27. 27. Jamaica Wind Development The Petroleum Corporation of Jamaica is constructing a wind farm at Wigton with a capacity of 20.7 MW of power. It is expected to supply the Jamaica Public Service Company (JPS) with an average of at least 7MW. This is a 20MW wind power plant with technology supplied by the Dutch firm: Nedwind, the same company that has been so successful in Curacao. The Wigton site is located on the Manchester Plateau, with an elevation of between 900- 1000 meters above sea level. The Wigdon Wind Farm project involves the instillation of 27 wind turbines with a capacity of 750 kW each, for a total capacity of 20.2 MW. This project, when completed, will represent 3.5% of Jamaica’s power capacity. The farm is expected to run at an average capacity of 35%. The turbines have a projected design life of 20 years.
  28. 28.  The Jamaica – The Price of Oil Jamaican Power sector is dominated by oil-fired power generated by steam turbines and reciprocating engines, which emit significant quantities of nitrous oxide and sulfur dioxide.  In addition to the pollutants, the cost of oil imports is a significant expense for most Caribbean nations.  In 1998 the oil import bill in Jamaica was $440 million, however oil prices have more than doubles since then, also with increased consumption, the bill is estimated at over $1billion annually.  The high cost of the oil imports drains away the hard earned money made from tourism in Jamaica.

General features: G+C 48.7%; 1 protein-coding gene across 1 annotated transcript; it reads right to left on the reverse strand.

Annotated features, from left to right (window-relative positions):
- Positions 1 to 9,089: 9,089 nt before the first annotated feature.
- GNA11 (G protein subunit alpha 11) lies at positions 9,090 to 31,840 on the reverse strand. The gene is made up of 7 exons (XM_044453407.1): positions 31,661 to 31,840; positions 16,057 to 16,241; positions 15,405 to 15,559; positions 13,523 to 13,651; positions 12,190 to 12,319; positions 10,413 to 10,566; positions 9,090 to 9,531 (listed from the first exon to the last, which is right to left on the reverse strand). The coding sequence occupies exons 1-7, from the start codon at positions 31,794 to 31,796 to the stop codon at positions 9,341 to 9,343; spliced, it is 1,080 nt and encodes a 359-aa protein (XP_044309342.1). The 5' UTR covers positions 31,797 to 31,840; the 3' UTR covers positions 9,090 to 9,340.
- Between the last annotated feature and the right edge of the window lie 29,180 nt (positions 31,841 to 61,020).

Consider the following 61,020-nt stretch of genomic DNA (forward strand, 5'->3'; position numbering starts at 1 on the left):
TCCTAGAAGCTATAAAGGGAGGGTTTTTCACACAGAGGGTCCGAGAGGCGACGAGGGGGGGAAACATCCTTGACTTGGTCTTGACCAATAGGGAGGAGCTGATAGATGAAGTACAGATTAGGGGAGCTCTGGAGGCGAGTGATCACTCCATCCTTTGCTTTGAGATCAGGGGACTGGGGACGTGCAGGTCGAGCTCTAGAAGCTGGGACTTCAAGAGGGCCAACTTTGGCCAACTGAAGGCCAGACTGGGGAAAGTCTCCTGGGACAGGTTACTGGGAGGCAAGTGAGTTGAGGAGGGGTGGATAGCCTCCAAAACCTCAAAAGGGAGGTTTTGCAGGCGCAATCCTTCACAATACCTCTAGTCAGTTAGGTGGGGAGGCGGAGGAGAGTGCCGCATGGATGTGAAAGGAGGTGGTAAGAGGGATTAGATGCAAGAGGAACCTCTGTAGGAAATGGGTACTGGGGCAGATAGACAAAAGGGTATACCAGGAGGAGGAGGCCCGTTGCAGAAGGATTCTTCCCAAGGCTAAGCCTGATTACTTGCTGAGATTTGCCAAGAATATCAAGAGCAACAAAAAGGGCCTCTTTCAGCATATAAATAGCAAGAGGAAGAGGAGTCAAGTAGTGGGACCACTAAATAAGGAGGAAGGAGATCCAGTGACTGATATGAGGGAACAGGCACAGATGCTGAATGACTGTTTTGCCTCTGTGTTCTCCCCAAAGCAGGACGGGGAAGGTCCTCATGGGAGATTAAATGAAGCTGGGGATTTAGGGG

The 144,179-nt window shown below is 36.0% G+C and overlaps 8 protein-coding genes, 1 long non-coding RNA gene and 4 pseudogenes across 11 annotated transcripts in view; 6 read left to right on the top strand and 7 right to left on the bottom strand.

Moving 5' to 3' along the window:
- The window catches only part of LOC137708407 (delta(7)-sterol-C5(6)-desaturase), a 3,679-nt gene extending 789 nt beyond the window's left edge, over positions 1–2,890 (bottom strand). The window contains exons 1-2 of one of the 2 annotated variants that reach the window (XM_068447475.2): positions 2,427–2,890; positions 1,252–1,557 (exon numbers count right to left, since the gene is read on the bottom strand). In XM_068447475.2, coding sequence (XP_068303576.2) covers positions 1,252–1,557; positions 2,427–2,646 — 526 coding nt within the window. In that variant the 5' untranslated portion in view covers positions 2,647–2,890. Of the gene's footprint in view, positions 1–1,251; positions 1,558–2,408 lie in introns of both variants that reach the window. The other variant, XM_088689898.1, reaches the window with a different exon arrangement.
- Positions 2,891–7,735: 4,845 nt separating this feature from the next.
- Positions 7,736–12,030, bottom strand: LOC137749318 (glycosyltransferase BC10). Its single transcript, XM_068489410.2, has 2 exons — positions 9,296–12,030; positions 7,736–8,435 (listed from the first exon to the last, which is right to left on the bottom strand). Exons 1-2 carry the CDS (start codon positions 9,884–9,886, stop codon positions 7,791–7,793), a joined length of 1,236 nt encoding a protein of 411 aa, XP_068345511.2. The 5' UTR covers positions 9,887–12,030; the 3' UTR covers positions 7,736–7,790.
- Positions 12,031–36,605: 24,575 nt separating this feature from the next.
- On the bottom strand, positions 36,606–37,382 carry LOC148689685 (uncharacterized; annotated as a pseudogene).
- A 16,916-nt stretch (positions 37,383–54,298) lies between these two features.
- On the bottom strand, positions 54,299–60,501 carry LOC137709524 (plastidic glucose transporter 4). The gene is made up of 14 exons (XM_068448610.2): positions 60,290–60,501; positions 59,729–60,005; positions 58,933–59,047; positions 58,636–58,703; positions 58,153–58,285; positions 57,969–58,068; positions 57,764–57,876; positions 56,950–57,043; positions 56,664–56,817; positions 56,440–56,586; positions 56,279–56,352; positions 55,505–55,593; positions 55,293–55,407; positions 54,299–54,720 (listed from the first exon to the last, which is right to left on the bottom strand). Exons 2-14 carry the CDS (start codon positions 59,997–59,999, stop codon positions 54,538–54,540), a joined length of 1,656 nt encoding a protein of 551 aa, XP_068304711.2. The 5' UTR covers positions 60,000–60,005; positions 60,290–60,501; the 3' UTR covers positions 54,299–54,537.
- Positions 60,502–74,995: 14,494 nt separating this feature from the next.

29. 29. Jamaica – The Price of Oil      The reliance on oil for the majority of power in the Caribbean region is also the reason for unusually high electricity prices of over 20 US cents per kWh, compared to 5 – 10 cents per kWh in North America or Europe. At these prices, many renewable energy applications are competitive, particularly wind power, which can generate electricity below 10 cents, depending on wind conditions and the technology deployed. The potential for wind power in Jamaica is 70MW by 2010. Because the only source of energy for the power plant will be wind power, the Wigton plant will be generally CO2-free energy. The entire output of the plant will generate potential emission reduction credits for each kWh of output.